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Notably, the most difficult of all formats is Oxford referencing. It has various books, e-books, and chapter formats. In this blog, our experts will guide you a little about how to use the Oxford style of referencing for sources.
When citing sources in the Oxford style of referencing, you need to imply in-text citation and a list of references. The in-text citation is placed in the mid of the paragraph at the bottom of the blog content that you’ve compiled. While the reference list is written at the very end of the text. You may also write it down on a new page, based on guidance from your instructor.
For citation of a blog in Oxford referencing style you need:
For the in-text citation, one has to implement the order as above. An example is given below:
The same information will be included from the list above for referencing. However, the last name of the author will be preceded by the first name.
Roberts, M., ‘Green Revolution in the World’, Environmental Concerns [web blog], 2 February 2009, http://www.example.com, (accessed 19 February 2009)
The reference list should comprise of the following:
Kelsall, R., I. Hamley, & M. Geoghegan, Nanoscale Science and Technology, John Wiley & Sons Ltd., Chichester, 2005, Google Books, accessed 16 February 2013.
The Oxford referencing model is identical for footnotes. The critical difference is that you have mentioned the page number for the section referred to.
Oxford referencing style implies using footnotes at the end of each page of the content to cite sources.
The Footnotes should include the following information:
J.K. Hartley, Life and Times of Michael K, Vintage, London, 1998, p. 47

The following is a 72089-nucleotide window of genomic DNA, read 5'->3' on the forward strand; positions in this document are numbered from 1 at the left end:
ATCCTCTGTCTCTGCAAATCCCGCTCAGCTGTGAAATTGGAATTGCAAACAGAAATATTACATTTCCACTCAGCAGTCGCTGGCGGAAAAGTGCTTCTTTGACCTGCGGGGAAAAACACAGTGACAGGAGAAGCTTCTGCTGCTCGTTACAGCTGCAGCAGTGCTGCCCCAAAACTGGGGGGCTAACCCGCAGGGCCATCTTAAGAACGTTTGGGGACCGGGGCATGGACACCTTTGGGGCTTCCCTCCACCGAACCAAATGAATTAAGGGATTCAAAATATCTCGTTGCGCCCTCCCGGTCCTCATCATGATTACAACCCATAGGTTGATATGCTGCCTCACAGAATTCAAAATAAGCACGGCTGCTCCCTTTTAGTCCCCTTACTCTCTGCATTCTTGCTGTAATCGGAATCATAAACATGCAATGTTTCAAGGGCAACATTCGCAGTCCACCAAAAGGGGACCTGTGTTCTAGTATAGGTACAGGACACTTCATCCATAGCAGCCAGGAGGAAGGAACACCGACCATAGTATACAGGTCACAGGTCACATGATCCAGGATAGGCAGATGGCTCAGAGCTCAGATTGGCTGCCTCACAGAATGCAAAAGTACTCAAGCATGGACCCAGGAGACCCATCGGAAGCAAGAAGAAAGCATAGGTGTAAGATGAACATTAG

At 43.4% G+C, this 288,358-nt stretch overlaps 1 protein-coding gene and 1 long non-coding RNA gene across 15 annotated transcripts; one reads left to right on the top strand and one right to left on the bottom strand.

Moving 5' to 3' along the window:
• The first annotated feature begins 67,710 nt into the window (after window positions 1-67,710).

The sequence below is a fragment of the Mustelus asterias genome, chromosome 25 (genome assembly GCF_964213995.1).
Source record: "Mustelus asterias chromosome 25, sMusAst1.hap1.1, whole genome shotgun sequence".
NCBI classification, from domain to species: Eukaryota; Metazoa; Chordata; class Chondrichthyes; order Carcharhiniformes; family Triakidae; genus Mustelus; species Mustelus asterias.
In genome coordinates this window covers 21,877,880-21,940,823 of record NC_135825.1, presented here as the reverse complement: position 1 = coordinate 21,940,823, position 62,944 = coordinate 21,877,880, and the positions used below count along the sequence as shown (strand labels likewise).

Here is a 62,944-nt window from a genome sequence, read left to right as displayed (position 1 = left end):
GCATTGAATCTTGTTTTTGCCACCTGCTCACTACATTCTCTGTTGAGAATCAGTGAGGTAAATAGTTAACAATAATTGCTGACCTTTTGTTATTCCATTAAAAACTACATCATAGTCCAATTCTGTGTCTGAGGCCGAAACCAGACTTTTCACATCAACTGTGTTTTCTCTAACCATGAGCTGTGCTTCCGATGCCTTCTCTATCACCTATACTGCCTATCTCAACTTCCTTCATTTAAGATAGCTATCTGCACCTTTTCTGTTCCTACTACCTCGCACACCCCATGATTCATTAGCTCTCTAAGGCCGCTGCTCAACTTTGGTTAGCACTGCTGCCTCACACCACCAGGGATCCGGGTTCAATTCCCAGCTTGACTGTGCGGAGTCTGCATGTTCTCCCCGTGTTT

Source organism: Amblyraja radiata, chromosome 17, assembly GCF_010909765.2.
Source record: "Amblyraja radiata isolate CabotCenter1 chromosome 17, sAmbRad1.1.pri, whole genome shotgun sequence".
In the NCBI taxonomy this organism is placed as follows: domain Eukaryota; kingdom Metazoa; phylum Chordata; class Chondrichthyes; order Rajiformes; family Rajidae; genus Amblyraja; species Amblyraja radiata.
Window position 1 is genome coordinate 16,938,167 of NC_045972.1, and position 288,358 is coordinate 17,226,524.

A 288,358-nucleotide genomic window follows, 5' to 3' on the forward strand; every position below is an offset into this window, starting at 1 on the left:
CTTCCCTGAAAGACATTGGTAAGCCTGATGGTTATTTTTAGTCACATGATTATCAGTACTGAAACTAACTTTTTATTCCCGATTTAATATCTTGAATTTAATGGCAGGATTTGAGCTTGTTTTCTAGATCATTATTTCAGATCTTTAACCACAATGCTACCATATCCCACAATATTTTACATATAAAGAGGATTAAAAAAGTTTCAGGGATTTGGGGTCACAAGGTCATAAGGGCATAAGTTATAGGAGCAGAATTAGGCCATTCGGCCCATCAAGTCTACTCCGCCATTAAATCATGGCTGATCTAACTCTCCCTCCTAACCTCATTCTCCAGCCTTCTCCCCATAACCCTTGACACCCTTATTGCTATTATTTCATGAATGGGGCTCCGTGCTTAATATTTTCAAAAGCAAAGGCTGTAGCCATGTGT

For more information about reference sources, you need to imply footnotes that will guide the reader to the reference list in the last of the document. To cite a chapter of the book in Oxford referencing style will apply the same tactic. The order of the Footnote should be as given below:
1 L.McGuire. This smells amazing. Journal of Cooking, vol. 40, no. 6, 2005, pp. 251-252
The same details should be included in the reference list. The last name should follow the first initials of the author.
John T. This smells amazing. Journal of Cooking, vol. 46, no. 8, 2005, pp. 252-253.
The in-text citations requirements in e-book citations are:
L.M Walters, ‘How Do Animals Choose Habitats?’ in M. Paul and P. Flannagan (eds), Readings in Animal Cognition, Bradford Books, Cambridge, 1996, p. 205.
The reference list requires a page range and the cited sources with the complete information of the book. And this will be sorted by the author’s surname.
Walters, L.M., ‘How Do Animals Choose Habitats?’ in M. Paul and P. Flannagan (eds), Readings in Animal Cognition, Bradford Books, Cambridge, 1996, p. 203-205.
Students have to cite a journal article in Oxford referencing style while conducting an essay or dissertation. Bibliography and Footnotes is a major requirement in that.
The reference list is similar to the example of the first Footnote.
In the reference list, the author’s last name is followed by initial name.
Walker, A., ‘Beating the System,’ Economics 101, vol. 12, no. 4, 2005, p.206
The details you need to gather for Footnote in Oxford referencing style are:
1 J. Philips, ‘Lifetime Experience: Reaching Mars,’ Space Travel [website], 2014, www.marstravel.org/reaching-mars, accessed 5 August 2015
The information is in the same order in the bibliography except that the surname should be written first then initial of the name.
Philips, J., ‘Lifetime Experience: Reaching Mars,’ Space Travel [website], 2014, www.marstravel.org/reaching-mars, accessed 5 August 2015
To cite a journal in Oxford referencing style, the details you need to write are:
All you need mention is article name, author’s surname to cite an article in Oxford referencing style. Use the name of the article, publication year, and page number.
Footnote1 S. Bootz, ‘Food Enigmas, Role of food in the Post Colonial era, Gastronomica, vol. 10, no. 1, 2010, p. 149.
To cite a newspaper in Oxford referencing style, you need the following template:
1 M. McGuire, ‘Homework should never be banned,’ The Student Times, 15 July 2016, p. 45. The reference list will look like this:
McGuire, M., ‘Homework should never be banned,’ The Student Times, 15 July 2016, p. 45. still
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